May 31, 2014, a Gulf Stream 4 crashed at the end of the runway at Bedford, Ma. Killing 2 crew and 4 passengers. The crash was due to the gust lock.

There are 4 pretake off checklists between engine start and the take off on a G4. They sckomplished none of them. In fact in 98% of their ‘ast 175 take offs they didn’t even do a control checklist. However that process got started, they got away with it until they didn’t.

On this flight the gust lock was not removed. On this plane it’s a big red handle on the pedestal that you can’t miss.

Actually, we learned this lesson 80 years ago. An Army pilot and a Boeing test pilot attempted to fly a B17 and couldn’t take off. The gust lock was on. After that it was decided to have a check list.

How do you avoid these types or shortcuts in flying, as well as in our life, like seat belts and texting? Astraunout Mike Moline presents to fire fighters and says it’s their responsibility to self and team to be a couragous self leader.

Use a checklist for every phase of flight.

Use it regardless if you are the only one in the plane or not.

Do a risk assessment of yourself as a pilot. Are you capable of what you are about to do?

Do an assessment of your aircraft for what you are intending to do.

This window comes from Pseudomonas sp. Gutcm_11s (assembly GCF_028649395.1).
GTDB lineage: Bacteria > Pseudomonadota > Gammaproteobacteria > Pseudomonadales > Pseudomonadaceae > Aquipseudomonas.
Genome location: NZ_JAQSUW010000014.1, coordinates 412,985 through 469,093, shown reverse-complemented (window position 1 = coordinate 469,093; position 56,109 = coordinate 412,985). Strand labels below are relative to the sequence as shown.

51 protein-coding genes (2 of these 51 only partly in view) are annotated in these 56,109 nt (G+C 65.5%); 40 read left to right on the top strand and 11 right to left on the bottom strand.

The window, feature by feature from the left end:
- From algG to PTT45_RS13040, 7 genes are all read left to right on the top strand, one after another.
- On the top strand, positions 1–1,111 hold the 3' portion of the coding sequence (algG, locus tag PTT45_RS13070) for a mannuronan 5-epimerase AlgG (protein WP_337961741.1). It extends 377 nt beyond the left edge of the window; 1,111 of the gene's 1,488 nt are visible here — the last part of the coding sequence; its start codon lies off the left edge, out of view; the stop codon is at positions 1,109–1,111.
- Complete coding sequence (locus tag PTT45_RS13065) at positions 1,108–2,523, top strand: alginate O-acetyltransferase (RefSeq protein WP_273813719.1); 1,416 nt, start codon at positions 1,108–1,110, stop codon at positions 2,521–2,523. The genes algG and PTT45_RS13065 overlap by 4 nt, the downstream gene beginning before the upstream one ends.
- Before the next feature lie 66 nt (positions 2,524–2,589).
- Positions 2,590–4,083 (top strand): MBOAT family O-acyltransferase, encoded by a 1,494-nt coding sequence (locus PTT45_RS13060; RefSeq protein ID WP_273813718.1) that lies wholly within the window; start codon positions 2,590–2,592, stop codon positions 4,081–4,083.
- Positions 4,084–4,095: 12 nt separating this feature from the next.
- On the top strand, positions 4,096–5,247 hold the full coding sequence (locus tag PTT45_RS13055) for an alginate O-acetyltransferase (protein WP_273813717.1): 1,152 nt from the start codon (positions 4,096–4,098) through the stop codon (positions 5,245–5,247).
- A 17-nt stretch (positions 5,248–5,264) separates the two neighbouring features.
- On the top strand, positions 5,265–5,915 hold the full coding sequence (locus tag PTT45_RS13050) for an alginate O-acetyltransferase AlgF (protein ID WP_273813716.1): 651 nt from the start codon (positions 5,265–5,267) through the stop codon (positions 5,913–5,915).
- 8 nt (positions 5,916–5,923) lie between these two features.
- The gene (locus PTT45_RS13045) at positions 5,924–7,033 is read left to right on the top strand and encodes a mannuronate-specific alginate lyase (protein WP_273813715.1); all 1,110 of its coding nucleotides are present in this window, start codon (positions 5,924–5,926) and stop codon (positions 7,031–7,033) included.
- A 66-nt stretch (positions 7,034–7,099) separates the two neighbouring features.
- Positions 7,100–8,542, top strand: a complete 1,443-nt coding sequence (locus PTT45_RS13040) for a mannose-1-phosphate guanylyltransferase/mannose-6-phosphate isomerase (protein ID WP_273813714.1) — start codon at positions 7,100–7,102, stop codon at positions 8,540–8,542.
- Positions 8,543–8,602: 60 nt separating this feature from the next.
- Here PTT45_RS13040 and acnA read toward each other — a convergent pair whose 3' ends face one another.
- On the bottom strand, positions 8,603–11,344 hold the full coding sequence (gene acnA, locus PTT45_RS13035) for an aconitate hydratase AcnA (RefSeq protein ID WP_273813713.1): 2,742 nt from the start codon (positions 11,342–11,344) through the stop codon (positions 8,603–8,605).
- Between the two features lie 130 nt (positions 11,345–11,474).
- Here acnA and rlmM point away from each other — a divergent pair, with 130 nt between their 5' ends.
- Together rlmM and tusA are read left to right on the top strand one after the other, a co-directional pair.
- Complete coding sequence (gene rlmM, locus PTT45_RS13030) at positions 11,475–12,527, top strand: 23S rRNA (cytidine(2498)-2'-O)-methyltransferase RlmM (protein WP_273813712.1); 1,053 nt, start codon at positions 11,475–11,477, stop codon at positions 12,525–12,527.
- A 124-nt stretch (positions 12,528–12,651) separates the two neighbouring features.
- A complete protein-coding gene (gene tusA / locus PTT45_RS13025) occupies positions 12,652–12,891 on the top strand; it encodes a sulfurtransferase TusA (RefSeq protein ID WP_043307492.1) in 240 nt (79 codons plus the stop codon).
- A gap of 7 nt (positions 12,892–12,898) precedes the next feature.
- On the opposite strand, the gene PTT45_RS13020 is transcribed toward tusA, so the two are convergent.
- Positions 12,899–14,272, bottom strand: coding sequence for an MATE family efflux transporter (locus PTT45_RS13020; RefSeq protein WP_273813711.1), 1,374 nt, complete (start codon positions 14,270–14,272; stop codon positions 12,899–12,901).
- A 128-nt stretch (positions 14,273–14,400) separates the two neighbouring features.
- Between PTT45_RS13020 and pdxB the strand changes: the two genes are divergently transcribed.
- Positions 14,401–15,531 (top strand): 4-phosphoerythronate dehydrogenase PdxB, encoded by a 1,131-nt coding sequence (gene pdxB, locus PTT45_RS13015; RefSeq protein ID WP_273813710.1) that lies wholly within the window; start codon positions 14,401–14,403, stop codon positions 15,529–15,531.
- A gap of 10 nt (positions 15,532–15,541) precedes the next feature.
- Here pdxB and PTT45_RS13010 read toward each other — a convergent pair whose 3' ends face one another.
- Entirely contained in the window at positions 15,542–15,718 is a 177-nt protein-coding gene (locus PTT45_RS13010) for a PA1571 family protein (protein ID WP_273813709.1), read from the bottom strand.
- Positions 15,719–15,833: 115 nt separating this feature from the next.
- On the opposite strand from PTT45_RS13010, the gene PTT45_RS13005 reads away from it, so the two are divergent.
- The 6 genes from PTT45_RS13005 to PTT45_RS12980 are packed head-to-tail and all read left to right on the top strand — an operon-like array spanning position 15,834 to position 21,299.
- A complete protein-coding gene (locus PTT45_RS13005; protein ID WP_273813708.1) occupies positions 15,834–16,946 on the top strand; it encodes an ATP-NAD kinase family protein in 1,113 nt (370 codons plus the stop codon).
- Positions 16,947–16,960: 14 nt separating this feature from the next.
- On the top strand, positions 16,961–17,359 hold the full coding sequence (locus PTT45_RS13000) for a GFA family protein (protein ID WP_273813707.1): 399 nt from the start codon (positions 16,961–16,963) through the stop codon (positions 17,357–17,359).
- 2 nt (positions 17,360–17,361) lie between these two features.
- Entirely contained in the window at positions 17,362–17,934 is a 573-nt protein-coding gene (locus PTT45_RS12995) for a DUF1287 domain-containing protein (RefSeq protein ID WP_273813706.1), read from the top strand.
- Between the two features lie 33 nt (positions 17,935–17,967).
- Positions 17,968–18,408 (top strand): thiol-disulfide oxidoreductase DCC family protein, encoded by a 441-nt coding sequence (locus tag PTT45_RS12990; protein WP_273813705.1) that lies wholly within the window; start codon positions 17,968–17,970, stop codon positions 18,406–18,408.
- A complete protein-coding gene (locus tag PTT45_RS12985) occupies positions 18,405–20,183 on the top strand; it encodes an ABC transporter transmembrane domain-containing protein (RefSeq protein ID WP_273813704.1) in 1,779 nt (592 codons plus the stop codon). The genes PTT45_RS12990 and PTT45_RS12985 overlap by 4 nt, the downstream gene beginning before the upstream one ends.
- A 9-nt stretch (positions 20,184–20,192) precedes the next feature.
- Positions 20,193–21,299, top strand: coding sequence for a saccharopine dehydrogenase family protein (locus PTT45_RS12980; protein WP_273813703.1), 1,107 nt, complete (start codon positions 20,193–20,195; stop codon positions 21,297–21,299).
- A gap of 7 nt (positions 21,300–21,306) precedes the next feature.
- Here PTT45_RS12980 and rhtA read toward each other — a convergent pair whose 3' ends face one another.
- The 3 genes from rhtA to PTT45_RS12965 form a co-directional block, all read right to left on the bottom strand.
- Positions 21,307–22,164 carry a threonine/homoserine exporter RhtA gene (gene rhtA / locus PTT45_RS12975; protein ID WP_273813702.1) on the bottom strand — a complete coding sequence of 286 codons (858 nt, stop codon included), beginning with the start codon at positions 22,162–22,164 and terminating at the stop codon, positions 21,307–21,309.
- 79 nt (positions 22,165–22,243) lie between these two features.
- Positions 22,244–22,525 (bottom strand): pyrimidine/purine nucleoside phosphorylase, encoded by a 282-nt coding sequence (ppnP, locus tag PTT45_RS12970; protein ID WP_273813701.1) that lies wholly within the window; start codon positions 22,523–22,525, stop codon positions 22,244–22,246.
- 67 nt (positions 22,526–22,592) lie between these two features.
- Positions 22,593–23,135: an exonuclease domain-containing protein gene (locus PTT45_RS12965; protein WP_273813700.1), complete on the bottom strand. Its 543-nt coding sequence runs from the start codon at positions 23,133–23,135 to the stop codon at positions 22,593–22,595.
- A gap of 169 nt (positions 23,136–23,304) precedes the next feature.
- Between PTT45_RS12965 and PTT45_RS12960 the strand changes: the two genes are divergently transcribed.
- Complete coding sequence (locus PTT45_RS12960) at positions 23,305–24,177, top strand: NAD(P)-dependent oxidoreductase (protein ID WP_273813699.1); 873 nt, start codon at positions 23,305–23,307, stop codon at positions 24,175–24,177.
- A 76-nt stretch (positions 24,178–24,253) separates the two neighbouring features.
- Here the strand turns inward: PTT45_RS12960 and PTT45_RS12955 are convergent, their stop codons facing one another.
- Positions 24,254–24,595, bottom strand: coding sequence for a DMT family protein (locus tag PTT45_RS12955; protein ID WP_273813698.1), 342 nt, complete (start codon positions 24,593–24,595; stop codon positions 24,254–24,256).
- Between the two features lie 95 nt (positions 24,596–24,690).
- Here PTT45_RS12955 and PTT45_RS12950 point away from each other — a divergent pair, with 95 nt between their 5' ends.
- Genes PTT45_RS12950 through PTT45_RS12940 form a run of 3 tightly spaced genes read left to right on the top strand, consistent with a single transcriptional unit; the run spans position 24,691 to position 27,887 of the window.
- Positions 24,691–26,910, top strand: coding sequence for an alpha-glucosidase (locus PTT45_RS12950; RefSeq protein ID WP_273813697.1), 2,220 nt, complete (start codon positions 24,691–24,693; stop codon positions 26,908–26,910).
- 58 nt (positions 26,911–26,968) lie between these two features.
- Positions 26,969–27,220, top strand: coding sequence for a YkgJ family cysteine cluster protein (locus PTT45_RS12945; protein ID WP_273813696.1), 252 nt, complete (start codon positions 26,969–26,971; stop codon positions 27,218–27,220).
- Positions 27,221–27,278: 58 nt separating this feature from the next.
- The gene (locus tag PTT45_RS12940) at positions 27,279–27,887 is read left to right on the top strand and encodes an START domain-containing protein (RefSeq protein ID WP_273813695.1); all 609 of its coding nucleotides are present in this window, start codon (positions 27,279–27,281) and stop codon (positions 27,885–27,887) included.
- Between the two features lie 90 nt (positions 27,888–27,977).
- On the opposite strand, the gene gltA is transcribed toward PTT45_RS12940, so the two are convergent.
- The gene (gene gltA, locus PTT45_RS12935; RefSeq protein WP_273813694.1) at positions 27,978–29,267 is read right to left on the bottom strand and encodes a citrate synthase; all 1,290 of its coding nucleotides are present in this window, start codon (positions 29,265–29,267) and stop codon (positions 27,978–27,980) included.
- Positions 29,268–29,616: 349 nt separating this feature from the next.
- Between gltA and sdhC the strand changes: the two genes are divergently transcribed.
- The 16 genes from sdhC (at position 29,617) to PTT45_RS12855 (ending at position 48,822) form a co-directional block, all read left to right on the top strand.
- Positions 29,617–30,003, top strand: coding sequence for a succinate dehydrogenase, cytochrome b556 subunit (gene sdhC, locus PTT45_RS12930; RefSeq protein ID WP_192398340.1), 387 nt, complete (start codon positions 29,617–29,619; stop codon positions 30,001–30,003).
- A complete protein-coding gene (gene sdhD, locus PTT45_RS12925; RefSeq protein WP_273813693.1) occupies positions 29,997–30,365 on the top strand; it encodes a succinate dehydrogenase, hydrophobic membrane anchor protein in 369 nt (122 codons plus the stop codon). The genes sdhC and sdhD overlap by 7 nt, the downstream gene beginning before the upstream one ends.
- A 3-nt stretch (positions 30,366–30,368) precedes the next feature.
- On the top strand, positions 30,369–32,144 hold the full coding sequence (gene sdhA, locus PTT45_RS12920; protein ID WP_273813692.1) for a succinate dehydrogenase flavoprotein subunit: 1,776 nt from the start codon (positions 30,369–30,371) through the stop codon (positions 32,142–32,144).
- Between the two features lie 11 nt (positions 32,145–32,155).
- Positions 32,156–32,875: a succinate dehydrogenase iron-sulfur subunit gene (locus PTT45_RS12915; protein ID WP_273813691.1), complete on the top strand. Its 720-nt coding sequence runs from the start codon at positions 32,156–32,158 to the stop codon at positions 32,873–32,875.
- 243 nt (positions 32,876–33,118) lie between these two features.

What’s the environment or weather?

What external pressure are you dealing with? Do you have to get some place in a hurry?

Here’s a big one. Over the counter medications. Every one takes them. Have you flown after taking over the counter medications? Many over the counter meds are not approved like sedating medication. Benadryl is a good example. Zyrtec is another common one. Or how about Musinex, that’s another. Cold remedies, anything with a DM in it is sedating. The DM causes drowsiness and slows your response. Prohibitive medications have contributed to 12% of G. A. accidents and the number is going up, not down. 42% of pilots who died in accidents between 2004 and 2008 were found to be positive with drugs. That’s almost half of all the accidents. The most common drug was DM and it’s found in over 50 over the counter medicines. It’s extremely common and you may not even know you are taking it. Read the active ingredients.